LB: “More Dark” is a quasi-roman a clef. For the most part, my intentions were benign. The majority of authors who were fictionalized took it in the spirit it was offered. On the other hand, it was a deadly serious criticism of a couple of people who received it poorly. I’d be disappointed if they’d approved. No, I’ve never met Ligotti. I respect him as an artist. MD is not a dig at Ligotti himself, but a criticism of the cultish, guru-veneration that surrounds him. As someone who suffers extreme mental depression, I’m not sanguine in regard to the valorization of mental illness as a special power.
CL&H: There are similar events regarding disappearing or kidnappings in first two novels; in “The Light in the Darkness” Navarro’s sister is lost in Mexico and in “The Croning” Don’s wife appears to be kidnapped in… MEXICO!!! Do you consider our country dangerous, or you’d be willing to come here? (We can offer you a kidnap-free tour around the country).
LB: No, that’s a coincidence. Really. I hope to visit Mexico one day.
CL&H: We like to know if our favorite authors believe or not in the supernatural world. In your case, coming from a region I presume full of folk tales of the paranormal occurrences, what is your take on this subject?
LB: I’m an open-minded skeptic. The universe is vast and we know very little. While I don’t put stock in angels or devils, I suspect the operating parameters of reality are varied and contradictory. I’ve had several experiences that seem inexplicable on the face. Whatever the case, it’s a subject that fascinates me and motivates me as a writer.
CL&H: Little is known about your private life, but we know you did a lot of dangerous things back in Alaska, fishing in the Bering Sea, trail sled dog races. Where you ever involved in a situation that put you in real danger? And if so, have you reflect that episode in some of your tales?
LB: Life in the Alaskan wilderness was usually humdrum, punctuated by hair-raising moments. The greatest day-today risk was illness due to poor diet and inadequate medicine/shelter. This was followed closely by the danger of injury while chopping wood and traveling with the dog team. What made such events potentially threatening was simply our remote location. Even a minor wound could easily lead to complications or death.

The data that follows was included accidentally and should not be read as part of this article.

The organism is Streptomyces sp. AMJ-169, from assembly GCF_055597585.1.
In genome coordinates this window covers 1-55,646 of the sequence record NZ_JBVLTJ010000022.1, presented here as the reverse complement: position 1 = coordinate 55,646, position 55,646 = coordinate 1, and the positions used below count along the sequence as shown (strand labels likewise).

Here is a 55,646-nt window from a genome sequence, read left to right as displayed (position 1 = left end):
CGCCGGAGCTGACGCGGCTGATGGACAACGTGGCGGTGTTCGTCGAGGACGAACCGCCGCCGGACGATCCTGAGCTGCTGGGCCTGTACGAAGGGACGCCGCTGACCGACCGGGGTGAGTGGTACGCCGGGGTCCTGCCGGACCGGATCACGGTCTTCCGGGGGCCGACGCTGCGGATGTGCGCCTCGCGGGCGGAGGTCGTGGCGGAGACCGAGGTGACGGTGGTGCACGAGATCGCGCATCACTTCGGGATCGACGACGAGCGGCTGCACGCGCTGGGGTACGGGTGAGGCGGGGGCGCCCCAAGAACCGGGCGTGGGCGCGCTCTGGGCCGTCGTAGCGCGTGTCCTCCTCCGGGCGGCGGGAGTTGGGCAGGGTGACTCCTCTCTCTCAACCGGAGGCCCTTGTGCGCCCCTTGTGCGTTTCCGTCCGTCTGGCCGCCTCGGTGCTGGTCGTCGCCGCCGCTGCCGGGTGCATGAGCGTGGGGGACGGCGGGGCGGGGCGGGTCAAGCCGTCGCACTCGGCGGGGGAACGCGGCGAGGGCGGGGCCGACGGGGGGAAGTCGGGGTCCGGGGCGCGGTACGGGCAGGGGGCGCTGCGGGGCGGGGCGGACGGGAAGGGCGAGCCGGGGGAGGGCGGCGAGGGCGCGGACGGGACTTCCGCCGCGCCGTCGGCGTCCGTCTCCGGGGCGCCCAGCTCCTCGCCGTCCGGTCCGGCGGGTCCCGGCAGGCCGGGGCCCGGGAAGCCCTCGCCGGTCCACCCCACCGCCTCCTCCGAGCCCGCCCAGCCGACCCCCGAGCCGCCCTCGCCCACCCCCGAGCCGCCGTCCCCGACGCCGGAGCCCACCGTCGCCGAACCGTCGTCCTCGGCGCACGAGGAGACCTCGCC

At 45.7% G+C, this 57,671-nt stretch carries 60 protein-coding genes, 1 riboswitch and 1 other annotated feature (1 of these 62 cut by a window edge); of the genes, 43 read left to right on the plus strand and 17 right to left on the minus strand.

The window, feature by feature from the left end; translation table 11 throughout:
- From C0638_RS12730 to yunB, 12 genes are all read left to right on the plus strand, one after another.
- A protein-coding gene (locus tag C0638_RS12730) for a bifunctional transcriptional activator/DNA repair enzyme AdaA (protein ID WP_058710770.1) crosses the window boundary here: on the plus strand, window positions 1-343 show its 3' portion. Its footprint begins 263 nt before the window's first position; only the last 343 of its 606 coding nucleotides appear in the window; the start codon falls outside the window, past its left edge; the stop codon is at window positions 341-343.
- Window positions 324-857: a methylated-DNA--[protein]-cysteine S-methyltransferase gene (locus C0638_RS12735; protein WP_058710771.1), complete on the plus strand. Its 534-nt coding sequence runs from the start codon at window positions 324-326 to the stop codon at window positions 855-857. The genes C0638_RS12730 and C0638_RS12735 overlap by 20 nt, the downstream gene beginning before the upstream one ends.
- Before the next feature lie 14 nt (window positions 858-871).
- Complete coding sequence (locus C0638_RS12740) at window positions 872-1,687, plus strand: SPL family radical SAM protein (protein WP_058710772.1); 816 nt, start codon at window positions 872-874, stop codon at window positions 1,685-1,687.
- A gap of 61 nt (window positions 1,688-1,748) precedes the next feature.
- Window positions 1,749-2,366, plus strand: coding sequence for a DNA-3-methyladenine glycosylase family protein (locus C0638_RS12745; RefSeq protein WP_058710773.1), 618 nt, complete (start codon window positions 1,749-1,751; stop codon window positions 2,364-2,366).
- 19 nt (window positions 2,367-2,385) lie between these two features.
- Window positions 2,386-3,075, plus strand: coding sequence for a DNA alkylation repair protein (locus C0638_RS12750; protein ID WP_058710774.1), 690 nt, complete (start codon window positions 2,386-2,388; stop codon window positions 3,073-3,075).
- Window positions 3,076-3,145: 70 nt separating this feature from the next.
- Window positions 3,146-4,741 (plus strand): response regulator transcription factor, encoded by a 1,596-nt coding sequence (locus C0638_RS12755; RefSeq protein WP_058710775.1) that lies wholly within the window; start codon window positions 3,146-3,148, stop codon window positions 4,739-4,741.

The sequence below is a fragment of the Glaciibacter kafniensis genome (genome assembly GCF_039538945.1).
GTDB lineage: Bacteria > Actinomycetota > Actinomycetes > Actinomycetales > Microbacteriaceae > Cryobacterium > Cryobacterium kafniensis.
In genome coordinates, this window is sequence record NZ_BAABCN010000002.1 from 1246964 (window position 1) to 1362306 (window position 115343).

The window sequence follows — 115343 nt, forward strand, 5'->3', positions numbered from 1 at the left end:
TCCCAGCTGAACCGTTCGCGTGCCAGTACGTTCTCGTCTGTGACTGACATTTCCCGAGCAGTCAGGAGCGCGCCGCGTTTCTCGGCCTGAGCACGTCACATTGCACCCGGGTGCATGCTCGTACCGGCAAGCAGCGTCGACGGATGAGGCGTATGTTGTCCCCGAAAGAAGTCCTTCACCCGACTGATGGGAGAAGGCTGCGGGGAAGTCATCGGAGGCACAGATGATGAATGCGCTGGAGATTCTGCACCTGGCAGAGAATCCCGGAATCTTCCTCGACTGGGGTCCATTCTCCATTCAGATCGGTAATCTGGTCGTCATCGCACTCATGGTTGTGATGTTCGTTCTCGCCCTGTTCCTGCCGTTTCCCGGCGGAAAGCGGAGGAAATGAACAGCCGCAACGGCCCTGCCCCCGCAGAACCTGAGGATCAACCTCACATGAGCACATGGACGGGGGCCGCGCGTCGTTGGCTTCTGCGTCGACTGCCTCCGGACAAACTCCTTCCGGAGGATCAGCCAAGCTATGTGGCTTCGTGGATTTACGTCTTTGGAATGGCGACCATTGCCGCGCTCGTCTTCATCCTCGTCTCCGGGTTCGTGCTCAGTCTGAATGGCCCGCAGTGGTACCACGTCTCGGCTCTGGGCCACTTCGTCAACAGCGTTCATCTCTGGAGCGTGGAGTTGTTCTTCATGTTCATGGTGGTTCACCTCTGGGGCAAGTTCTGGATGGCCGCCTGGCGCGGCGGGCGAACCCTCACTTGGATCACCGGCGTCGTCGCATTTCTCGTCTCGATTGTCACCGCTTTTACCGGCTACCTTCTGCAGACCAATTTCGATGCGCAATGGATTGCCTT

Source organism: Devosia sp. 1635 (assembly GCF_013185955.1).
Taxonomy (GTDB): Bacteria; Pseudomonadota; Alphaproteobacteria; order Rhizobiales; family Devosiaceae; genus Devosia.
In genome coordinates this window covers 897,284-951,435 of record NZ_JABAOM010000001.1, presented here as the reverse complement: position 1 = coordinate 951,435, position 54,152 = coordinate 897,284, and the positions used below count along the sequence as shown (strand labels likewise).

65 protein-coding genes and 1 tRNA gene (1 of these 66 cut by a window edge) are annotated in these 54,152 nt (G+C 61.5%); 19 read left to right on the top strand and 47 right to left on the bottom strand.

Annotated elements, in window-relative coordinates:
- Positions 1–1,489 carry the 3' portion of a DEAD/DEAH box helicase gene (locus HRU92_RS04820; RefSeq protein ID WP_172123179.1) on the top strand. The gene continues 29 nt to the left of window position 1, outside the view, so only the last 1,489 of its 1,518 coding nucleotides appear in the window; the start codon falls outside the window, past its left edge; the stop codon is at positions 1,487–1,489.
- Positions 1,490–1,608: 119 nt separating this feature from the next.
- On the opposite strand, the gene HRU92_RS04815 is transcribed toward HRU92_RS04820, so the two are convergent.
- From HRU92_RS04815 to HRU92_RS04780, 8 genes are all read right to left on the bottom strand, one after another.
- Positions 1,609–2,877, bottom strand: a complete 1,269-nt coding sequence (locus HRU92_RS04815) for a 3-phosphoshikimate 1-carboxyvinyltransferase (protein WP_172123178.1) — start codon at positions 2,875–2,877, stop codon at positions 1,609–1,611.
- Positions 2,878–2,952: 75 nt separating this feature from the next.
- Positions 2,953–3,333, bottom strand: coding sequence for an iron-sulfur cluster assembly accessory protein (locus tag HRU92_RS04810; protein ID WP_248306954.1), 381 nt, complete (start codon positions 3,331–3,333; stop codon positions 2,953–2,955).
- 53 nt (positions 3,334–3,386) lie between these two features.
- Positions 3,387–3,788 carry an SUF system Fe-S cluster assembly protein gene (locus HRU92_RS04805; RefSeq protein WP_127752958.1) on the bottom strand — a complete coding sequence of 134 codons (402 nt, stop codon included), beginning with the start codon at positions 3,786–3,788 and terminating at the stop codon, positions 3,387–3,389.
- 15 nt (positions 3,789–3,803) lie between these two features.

More dramatic incidents were encounters with moose and black bears, and almost falling through river ice with the dog team. This latter was one of the immediate dangers. Big rivers and lakes freeze over by December and provide avenues of travel for people with snowmobiles and teams of huskies. Alas, some winters the ice would become unstable and collapse or form soft spots that opened into deep water. Extremely hazardous and not always apparent until it was too late. My team and I went through a couple of times; luckily, we escaped intact. Colleagues of mine were not so lucky. I’ve also been trampled by moose. Again, I escaped without serious consequence. Scary situations, though.
CL&H: We usually request our interviewed to give us a micro story; Langan and Tremblay tried to beat each other in this. It doesn’t have to be long, a few lines will suffice. I give you the start:
“Tired of the life up north, Laird decided to spend the rest of his life in a warmer area, he gave his desk globe a good spin and stopped it with his fingertip finding out his new place was Monterrey, Mexico.